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Looks nice! Beautiful photographs. It makes me want to visit Alaska. 🙂
Come on up, Daniel. You would have a great time in Alaska (Juneau) as long as you make sure great weather would be a surprise and not something you’re counting on!
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Your photos of the Mendenhall glacier ice caves are amazing!! I was just there in late June – early July 2013 and took a few shots with my new Canon 5D Mark III and Canon 24-70mm f/2.8L EF II USM lens. I am an amateur photographer who decided to invest in my hobby. What kind of camera and lens were you using for these amazing photos?
Gina – Thanks for taking the time to comment on my photographs. It’s a blessing to be able to share what I’ve seen with people who have a strong desire to appreciate the beauty of the world. If you’ve been reading a lot as you practice photography, it may not surprise you to know that the gear I use is in some ways inferior to your own. For the last five years or so, I’ve been using the Canon 5DMKII. I like to use a wide perspective in confined spaces, but recently I’ve been using a TS-E 24L (with shifting to stitch multiple images) in place of my older 17-40L. Some of the earliest photos that remain a part of my current portfolio were made with a Nikon D2x and the kit lens that came with my old D70.
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Hi, I’m planning to go to iceland and photograph ice caves as well. I’m a total novice and have a canon rebel sl-1 (a compact SLR similar to the T5i) and 2 lenses: Sigma 18-250mm f3.5-6.3 and a 40mm f2.8 canon. Is there any general advice you can give me about taking pictures in ice caves that look as good as great as yours?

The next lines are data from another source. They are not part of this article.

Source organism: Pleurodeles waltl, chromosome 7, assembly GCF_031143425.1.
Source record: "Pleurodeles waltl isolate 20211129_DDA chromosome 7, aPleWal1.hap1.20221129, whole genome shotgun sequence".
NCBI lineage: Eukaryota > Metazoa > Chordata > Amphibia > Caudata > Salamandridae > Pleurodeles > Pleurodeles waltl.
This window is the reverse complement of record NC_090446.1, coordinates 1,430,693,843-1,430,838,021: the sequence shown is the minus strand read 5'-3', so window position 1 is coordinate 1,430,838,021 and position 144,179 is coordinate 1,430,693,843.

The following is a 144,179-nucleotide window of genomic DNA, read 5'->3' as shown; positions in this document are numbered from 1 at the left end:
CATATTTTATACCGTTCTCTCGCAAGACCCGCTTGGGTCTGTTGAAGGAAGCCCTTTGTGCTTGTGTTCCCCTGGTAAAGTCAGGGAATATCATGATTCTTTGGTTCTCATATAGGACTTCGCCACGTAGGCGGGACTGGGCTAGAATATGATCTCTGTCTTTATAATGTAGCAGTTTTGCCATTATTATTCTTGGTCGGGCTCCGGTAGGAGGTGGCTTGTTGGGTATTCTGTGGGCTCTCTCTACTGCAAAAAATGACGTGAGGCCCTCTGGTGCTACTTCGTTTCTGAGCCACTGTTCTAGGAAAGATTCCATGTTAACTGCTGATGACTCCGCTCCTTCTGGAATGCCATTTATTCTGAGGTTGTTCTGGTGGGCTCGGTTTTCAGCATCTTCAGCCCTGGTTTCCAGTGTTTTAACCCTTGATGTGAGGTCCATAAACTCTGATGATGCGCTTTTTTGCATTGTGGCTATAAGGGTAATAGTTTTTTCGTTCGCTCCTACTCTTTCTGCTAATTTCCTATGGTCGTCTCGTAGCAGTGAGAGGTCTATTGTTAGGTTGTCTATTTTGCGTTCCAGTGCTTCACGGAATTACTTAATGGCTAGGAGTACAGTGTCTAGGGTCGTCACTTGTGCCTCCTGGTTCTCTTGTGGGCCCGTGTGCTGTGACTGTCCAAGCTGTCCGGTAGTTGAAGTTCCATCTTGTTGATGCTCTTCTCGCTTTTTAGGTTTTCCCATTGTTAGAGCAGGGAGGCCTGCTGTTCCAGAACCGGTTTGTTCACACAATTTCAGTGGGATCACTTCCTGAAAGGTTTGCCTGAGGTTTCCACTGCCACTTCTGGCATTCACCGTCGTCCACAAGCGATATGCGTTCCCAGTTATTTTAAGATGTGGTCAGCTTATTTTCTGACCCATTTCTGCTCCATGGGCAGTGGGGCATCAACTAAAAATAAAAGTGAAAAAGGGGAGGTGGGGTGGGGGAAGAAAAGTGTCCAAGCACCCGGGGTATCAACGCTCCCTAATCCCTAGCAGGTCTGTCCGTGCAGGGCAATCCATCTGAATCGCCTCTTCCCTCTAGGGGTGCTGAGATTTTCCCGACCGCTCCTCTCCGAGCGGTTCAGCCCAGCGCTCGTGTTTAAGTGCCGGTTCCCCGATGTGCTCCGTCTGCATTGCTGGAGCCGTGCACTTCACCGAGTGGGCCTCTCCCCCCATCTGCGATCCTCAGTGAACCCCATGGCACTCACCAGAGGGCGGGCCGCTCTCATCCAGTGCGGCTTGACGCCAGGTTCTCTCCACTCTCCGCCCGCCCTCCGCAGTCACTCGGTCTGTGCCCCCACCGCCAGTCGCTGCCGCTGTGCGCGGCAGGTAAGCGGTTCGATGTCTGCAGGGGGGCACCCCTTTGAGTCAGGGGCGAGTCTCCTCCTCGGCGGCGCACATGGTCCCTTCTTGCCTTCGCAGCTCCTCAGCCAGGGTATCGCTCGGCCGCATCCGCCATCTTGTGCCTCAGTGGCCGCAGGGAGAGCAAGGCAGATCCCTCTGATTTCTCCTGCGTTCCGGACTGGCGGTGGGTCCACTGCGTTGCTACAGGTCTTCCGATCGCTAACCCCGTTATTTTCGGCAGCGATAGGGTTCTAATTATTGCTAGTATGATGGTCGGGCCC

Jordan – The simplest advice I can give for photographing ice caves is bring and use a tripod. Secondly, I would highly recommend recording images as RAW files because chances are VERY good that your camera will not choose the best white-balance. The best photographs, whether of ice caves or anything else, come from photographers who have something important to say about their subject, who have seen something special. With that in mind, be sure to fully engage the ice caves you visit before you think about making any photographs. See with your own eyes and mind, use the rest of your senses, before you begin worrying about how the camera is going to see. Have a great trip!
Amazing photos!!! If I’m coming to Juneau this December 26 – 1st Jan, would it be hard to get to these caves ? Or bad timing and what time to you recommend going for these caves?
The ease of getting to the ice cave on the west edge of the Mendenhall Glacier in the winter is heavily dependent on whether the surface of the Mendenhall Lake is frozen solid. If it is, then the biggest difficulty is that there is only enough light to see and photograph in the cave for a short window each day, and the light is best on clear sunny days. If I had to pick a best time of year for ice cave photography, I would suggest early summer. On the other hand, a winter visit gives the added bonus of the chance at seeing the Aurora Borealis.
Thanks so much for the reply 🙂
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Amazing photos! You have a great talent to capture the beauty that God has given to Alaska.
I will be visiting Juneau June 7 – 8 and would love to explore the caves. Did you go through a tour group? Any info you have would be much appreciated! Thank you and God bless!
Francesca – I would suggest you get in touch with Above and Beyond AK, ABAK, about joining a group tour or having your own private glacier tour. http://beyondak.com/
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Pingback: If these pictures don’t make you want to start exploring our world, nothing will. Pack your bags – who knows what amazing sights you will see.
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